The New York City Council’s approval Thursday of four new jails to replace the notorious Rikers Island complex was one of the most tense, emotional votes in the Council’s recent history. Critics and stakeholders assailed the plan submitted by New York City Mayor Bill de Blasio’s administration from all sides, and the Council – to an extent – listened, adjusting the plan just days before the Oct. 17 vote.
But even with the height of the new jails shrunk, and millions of dollars devoted to community-based initiatives, 14 council members voted against at least some part of the plan – compared to the 35 members who supported it in full. The 14 members opposing the plan did not all agree with each other, either. The group includes some of both the Council’s most conservative and most liberal members. Each of those sides had very different reasons for dissenting from the majority. Here’s who voted against the monumental plan, and why they did it.
The left: Alicka Ampry-Samuel, Inez Barron, Rafael Espinal, Carlos Menchaca and Jimmy Van Bramer
All five are left-leaning Democrats who support closing Rikers Island in theory, but opposed the plan to replace it with new jails. Each also complained about the amount the plan devoted to investing in communities with high incarceration rates. The city estimated that building the jails will cost $8.7 billion, and announced a comparatively tiny $265 million in new community investments.
“I cannot approve spending $8.7 billion on new jails, without a plan that would match that investment dollar for dollar in at-risk communities like the one I represent,” Espinal wrote in a statement. A candidate for Brooklyn borough president in 2021, Espinal represents Bushwick and Cypress Hills.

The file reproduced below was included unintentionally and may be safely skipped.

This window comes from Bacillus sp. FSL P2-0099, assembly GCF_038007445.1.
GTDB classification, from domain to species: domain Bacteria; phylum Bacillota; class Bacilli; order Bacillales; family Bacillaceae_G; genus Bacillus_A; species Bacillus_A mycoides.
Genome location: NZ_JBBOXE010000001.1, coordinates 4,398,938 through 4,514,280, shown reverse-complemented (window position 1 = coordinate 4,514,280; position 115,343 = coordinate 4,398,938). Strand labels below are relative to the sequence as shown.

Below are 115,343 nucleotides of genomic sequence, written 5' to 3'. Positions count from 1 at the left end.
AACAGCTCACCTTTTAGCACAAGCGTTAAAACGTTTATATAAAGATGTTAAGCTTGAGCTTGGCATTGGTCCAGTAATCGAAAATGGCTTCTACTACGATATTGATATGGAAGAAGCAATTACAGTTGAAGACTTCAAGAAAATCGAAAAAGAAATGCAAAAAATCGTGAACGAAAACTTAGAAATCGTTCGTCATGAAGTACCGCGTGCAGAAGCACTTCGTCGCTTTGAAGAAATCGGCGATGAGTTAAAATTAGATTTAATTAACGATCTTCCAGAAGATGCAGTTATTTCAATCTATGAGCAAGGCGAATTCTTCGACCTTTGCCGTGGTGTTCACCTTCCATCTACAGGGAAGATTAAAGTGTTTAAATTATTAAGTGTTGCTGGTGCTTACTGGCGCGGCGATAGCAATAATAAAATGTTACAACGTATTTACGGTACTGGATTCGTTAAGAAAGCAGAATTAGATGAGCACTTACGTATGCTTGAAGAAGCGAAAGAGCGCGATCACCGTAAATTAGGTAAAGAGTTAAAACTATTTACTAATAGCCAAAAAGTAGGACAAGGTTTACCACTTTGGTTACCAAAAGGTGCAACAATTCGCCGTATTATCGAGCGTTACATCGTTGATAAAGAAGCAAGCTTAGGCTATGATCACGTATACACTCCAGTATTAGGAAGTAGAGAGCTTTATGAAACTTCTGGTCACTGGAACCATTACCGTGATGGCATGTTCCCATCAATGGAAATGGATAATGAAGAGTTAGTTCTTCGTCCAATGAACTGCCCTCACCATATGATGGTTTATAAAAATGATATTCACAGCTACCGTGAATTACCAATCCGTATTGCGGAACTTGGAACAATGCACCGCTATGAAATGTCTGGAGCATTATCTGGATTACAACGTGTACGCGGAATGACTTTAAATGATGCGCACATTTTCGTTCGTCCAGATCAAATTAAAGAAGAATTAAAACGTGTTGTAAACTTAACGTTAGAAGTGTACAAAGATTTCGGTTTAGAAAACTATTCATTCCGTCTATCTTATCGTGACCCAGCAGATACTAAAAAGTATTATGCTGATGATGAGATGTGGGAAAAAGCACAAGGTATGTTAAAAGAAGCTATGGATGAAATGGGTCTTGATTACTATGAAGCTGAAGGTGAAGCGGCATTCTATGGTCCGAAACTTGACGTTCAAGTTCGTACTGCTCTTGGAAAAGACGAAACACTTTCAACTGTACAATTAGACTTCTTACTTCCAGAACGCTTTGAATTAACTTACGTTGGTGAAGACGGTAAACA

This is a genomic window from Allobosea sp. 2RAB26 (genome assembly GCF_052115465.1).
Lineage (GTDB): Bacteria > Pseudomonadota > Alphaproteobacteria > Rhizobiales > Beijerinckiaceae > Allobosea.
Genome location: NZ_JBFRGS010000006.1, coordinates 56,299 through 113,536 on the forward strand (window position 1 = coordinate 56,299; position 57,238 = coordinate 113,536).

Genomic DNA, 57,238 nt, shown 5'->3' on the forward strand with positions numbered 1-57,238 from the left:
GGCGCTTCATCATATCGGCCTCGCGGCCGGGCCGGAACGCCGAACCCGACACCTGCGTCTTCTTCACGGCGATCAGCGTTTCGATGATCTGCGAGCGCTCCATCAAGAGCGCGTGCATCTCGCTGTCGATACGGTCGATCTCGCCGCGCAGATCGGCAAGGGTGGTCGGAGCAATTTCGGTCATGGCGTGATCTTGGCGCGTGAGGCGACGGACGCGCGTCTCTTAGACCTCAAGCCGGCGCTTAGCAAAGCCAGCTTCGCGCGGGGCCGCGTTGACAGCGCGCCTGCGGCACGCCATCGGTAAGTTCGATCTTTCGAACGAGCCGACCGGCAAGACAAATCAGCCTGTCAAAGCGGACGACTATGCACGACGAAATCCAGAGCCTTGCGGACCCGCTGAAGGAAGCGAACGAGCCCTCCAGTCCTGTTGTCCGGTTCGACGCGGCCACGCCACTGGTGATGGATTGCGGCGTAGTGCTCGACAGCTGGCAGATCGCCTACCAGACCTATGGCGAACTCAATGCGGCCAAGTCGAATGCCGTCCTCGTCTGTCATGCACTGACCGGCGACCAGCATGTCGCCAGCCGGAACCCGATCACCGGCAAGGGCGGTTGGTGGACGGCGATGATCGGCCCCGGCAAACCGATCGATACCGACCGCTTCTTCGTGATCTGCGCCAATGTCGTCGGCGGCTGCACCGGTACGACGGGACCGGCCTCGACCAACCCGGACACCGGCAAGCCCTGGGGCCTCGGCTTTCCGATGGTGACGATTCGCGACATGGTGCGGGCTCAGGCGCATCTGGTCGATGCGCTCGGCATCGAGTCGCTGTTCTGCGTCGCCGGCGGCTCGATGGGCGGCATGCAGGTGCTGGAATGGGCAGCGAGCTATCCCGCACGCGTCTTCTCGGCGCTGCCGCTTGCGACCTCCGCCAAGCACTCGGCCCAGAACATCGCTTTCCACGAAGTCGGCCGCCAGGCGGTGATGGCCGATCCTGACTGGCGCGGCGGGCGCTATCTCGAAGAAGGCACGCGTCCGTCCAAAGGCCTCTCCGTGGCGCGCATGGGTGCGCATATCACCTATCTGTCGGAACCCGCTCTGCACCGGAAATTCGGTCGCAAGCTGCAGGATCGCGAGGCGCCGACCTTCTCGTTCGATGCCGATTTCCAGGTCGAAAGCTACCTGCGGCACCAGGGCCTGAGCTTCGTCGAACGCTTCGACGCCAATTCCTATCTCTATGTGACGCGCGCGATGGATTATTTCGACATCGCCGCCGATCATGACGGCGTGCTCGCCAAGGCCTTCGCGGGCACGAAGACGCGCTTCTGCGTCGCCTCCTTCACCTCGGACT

Ampry-Samuel, who is considered a contender to be the next City Council speaker, gave a stirring speech expressing her discontent with the “inappropriately rushed” vote. She argued that her district, covering parts of Brownsville, Bed-Stuy and East Flatbush, should have been more included in discussions, because of its high incarceration rate, even though none of the new jails are planned for her district. “My vote is for my district, always left out of decisions and discussions,” she said. “My vote is with my people.”
These five members all echoed arguments made by No New Jails, a prison abolitionist group that actively lobbied against the plan. Van Bramer, from western Queens, wrote an op-ed decrying the cost of “sky-high cages” and “mega-jails.”
Menchaca, who represents Brooklyn’s Sunset Park and Red Hook, wrote in a statement that he didn’t trust the de Blasio administration to follow through on the plan to close Rikers. “I do not believe a mayor who since 2015 had to be dragged kicking and screaming to endorse the closure of Rikers,” he wrote. “We should be fighting to end mass incarceration and all cages.”
The right: Joe Borelli, Fernando Cabrera, Chaim Deutsch, Ruben Diaz Sr., Bob Holden, Andy King, Steve Matteo, Kalman Yeger